Lithium-Ion Batteries That Don't Explode
A new material prevents overheating, making lithium-ion batteries safer for use in vehicles.
A new polymer material could prevent the type of battery explosions that led to last year’s massive recalls of lithium-ion laptop batteries. (See “Safer Lithium-Ion Batteries.”) By making such batteries safer, the new material could help clear the way for the widespread use of lithium-ion batteries in hybrid and electric vehicles.
Lithium-ion batteries are used in laptops because they’re small and light compared with the alternatives. In cars they could replace the nickel metal hydride batteries used in hybrids now, saving room and improving fuel economy by reducing weight. But so far they haven’t been used extensively in cars, in part because of safety concerns. (See “Are Lithium-Ion Electric Cars Safe?”)
The batteries can explode and burst into flame when they overheat–a result of overcharging or of the electrodes inside the battery coming into contact, causing an electrical short. While a laptop fire can be dangerous, batteries for such devices only involve a few cells. A fire caused by thousands of cells in a battery pack for cars could be much worse.
Last year, millions of laptops were recalled by such major companies as Apple and Dell because metal particles were accidentally incorporated into battery cells during manufacturing. In rare cases, these particles could penetrate a plastic sheet called a separator that ordinarily prevents the positive and negative electrodes within a cell from touching. Such an event can generate heat, which can cause the separator to break down further, resulting in more shorting and more heating. At high enough temperatures, the electrode materials decompose, releasing oxygen and leading to more-rapid heating and, ultimately, an explosion and fire.
Researchers at Tonen Chemical, an affiliate of ExxonMobil Chemical based in Tokyo, Japan, have developed a new separator that plays an active role in keeping batteries from overheating. The material could make it possible to slow the reactions, allowing the battery to cool off rather than bursting into flame, says Peter Roth, program manager for advanced technology development at Sandia National Laboratories, in Albuquerque, NM. Sandia is now testing the safety features of the new separator.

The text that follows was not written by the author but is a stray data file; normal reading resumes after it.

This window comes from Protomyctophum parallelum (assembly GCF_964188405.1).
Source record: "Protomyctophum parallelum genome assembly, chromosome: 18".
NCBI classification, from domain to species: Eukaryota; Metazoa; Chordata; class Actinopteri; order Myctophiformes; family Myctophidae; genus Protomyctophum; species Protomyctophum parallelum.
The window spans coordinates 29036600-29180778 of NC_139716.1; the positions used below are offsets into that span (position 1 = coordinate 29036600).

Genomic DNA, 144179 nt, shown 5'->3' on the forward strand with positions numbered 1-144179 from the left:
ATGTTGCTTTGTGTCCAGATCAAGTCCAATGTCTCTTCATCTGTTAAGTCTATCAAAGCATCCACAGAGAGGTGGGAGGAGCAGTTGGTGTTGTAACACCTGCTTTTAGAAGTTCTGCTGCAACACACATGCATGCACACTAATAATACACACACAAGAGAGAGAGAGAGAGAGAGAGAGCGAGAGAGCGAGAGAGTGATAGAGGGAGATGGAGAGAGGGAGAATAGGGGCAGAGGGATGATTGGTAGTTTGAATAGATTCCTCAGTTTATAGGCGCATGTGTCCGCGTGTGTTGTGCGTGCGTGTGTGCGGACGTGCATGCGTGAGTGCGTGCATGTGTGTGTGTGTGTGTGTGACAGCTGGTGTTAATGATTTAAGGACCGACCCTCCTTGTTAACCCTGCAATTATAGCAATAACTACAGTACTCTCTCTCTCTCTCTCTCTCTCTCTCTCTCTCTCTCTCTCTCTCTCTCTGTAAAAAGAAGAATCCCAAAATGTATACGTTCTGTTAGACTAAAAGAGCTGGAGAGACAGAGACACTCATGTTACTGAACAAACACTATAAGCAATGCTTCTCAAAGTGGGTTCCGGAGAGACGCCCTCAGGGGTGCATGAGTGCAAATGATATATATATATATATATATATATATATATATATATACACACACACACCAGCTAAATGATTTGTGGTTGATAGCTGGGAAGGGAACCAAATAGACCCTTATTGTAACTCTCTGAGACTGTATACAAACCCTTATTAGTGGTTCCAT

Separators are electrically insulating materials that have been engineered to have pores that allow lithium ions to shuttle back and forth between a battery’s electrodes while the battery is being charged and discharged. A new generation of separators are designed to soften when they reach a certain temperature, about 130 ºC. That closes the pores, shutting off the current flow. In some cases, this will stop the overheating. But if the temperature continues to rise in the cell, these materials melt completely, breaking down and causing massive electrical shorts that can accelerate heating. If the cell tops 180 ºC, the electrode materials can decompose, releasing oxygen that allows the battery’s electrolyte to catch fire and the battery to explode.
Unlike these separators, which break down at a little above 150 ºC, the new Tonen material stays intact up to 190 ºC. By preventing massive electrical shorting, the new separator could prevent the accelerated heating that leads to explosions, Roth says.
The performance of the separator is due to the fact that it incorporates more than one polymer: one that softens at 130 ºC to shut down current, and another to keep the separator intact to prevent shorting. Since the material can be made by modifying existing manufacturing equipment, it could quickly be available in large amounts, according to Koichi Kono, Tonen’s R&D manager. “Commercially, we are ready,” he says.
Other companies have developed alternative approaches to making lithium-ion batteries safer, including using different electrode materials or nonflammable electrolytes, or adding a thin layer of ceramic material to keep the electrodes separated. While the ceramics can survive very high temperatures, questions remain about how well they can be incorporated into manufacturing processes and whether they will be too expensive, Roth says. “The goal is to have batteries that fail gracefully rather than explosively.”